RELATED expertise

On 1 December 2015, the Liquid Fuel Supply (Ethanol and Other Biofuels Mandate) Amendment Act 2015 was passed by the Queensland Parliament (“the Ethanol Mandate Act”). The Ethanol Mandate Act imposes a biobased petrol and diesel mandate to commence on 1 January 2017.

Moulis Legal has been monitoring the development of these new laws and the impact on the Australian downstream petroleum industry (available here and here).

In this Focus on Energy and Resources, Moulis Legal’s partner Christopher Hewitt and lawyer Alexandra Geelan outline the key provisions of the Ethanol Mandate Act and the new obligations on Queensland’s fuel retailers and wholesalers.

Ethanol mandate and sales targets

‘Biobased fuel’ is separated into biobased petrol and biobased diesel under the Ethanol Mandate Act. Biobased petrol means ethanol or other fuel for petrol engines produced from plant or animal oils, biomass or waste. Biobased diesel means biodiesel or other fuel for diesel engines produced from plant or animal oils, biomass or waste. According to the government, the Ethanol Mandate Act is to initially support the uptake of ethanol blended fuels but allows for other biofuels in the future.

The Ethanol Mandate Act requires 3% of all petrol sold by a fuel retailer to be biobased petrol if:

  • the fuel retailer has 10 or more service stations; or
  • more than 250,000 litres is sold per quarter at a single station.

The ethanol target will increase to 4% from July 2018.

Fuel wholesalers will not be liable to meet any biobased petrol sales targets provided that fuel wholesalers ensure that there is sufficient supply of biobased petrol available to retailers. If there is sustained, insufficient supply, the government can extend the petrol mandate to wholesalers by setting a ‘wholesale percentage’ target in regulations.

For diesel sales, 0.5% of all diesel sold must be biobased diesel and this sales target does apply to fuel wholesalers.

Fuel retailers that sell low aromatic fuels to discourage petrol sniffing in accordance with the Low Aromatic Fuel Act 2013 (Cwlth) are exempt from the mandate.

The Ethanol Mandate Act allows businesses to apply for exemptions from the mandate where a fuel seller cannot secure adequate supply of biofuels to meet the targets, or where complying with the legislation would threaten the viability of the fuel seller’s business.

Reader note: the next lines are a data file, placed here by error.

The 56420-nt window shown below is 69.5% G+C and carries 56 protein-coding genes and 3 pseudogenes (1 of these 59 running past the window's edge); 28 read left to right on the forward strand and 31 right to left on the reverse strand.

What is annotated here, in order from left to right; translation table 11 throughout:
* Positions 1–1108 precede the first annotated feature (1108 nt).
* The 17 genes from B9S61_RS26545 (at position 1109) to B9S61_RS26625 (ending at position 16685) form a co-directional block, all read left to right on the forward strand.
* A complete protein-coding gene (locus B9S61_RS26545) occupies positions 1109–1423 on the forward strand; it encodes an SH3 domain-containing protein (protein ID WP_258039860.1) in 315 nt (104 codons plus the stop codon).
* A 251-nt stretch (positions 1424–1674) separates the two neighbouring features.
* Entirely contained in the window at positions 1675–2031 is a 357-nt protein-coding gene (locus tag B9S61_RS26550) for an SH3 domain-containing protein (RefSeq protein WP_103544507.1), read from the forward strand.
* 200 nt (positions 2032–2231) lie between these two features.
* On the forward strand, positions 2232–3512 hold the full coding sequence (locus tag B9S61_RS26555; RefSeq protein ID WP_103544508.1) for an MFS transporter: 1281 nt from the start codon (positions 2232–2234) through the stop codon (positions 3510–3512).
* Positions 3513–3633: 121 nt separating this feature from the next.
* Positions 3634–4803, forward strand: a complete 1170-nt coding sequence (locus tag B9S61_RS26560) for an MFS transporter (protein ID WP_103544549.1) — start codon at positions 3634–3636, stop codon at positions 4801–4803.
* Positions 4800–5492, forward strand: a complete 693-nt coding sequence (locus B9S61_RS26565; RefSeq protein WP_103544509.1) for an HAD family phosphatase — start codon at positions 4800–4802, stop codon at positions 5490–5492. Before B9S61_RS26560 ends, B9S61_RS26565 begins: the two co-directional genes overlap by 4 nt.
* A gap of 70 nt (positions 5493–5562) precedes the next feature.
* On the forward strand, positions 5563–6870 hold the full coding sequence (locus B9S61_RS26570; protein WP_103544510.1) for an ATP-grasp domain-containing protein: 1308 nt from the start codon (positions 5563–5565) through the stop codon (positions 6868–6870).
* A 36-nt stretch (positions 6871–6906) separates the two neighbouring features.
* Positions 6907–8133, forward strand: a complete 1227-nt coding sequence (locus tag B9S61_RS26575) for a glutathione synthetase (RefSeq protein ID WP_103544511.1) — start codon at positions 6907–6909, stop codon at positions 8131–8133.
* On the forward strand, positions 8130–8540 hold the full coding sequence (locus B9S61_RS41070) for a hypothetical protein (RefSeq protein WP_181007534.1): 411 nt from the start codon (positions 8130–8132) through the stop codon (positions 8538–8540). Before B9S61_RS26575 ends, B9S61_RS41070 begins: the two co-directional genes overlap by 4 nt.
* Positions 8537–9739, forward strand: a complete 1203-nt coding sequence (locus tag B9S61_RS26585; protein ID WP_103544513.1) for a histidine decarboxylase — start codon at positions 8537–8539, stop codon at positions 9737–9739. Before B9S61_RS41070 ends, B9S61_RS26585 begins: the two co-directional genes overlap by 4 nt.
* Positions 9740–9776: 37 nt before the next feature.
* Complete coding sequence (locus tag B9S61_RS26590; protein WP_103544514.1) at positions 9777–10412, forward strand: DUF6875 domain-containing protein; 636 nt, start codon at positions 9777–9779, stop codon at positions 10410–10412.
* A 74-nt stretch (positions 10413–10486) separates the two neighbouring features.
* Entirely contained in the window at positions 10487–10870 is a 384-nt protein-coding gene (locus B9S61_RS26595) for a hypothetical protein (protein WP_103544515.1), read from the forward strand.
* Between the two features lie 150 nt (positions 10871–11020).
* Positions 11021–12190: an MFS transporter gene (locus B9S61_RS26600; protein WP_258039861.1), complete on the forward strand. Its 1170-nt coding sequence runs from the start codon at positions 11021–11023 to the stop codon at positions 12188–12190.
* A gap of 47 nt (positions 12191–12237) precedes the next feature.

Reporting and registration obligations

Fuel sellers (including wholesalers and retailers) will be required to register their details (including their contact details, details of each of their fuel facilities and the type of fuel supplied from each facility) with the Department of Energy and Water Supply (‘DEWS’) within one month of the commencement of the Act. Fuel sellers will also be required to notify DEWS of any changes to their registration within one month after the change.

In addition, fuel sellers will be required to provide an initial report on the volumes of fuel sold for the previous calendar quarter within one month of the commencement of the Ethanol Mandate Act.

Fuel sellers will then be required to submit on-going quarterly returns to DEWS to demonstrate compliance with the mandate and must retain records of all fuel sales supporting the returns for a minimum of two years.

Businesses in the downstream petroleum industry should ensure they are aware of the strict (and short) time frames for compliance under the Ethanol Mandate Act. Additionally, we recommend that all businesses review their management and record keeping practices, with a view to ensuring those practices are efficient and hassle-free.

Moulis Legal’s petroleum law team advises Australian and international business on downstream petroleum issues, including production, trade, sales and distribution, regulatory compliance, land contamination and the management and transfer of petroleum assets. For more information, please contact Christopher Hewitt or Alexandra Geelan on +61 3367 6900 ( and

This memo presents an overview and commentary of the subject matter. It is not provided in the context of a solicitor-client relationship and no duty of care is assumed or accepted. It does not constitute legal advice.

© Moulis Legal 2015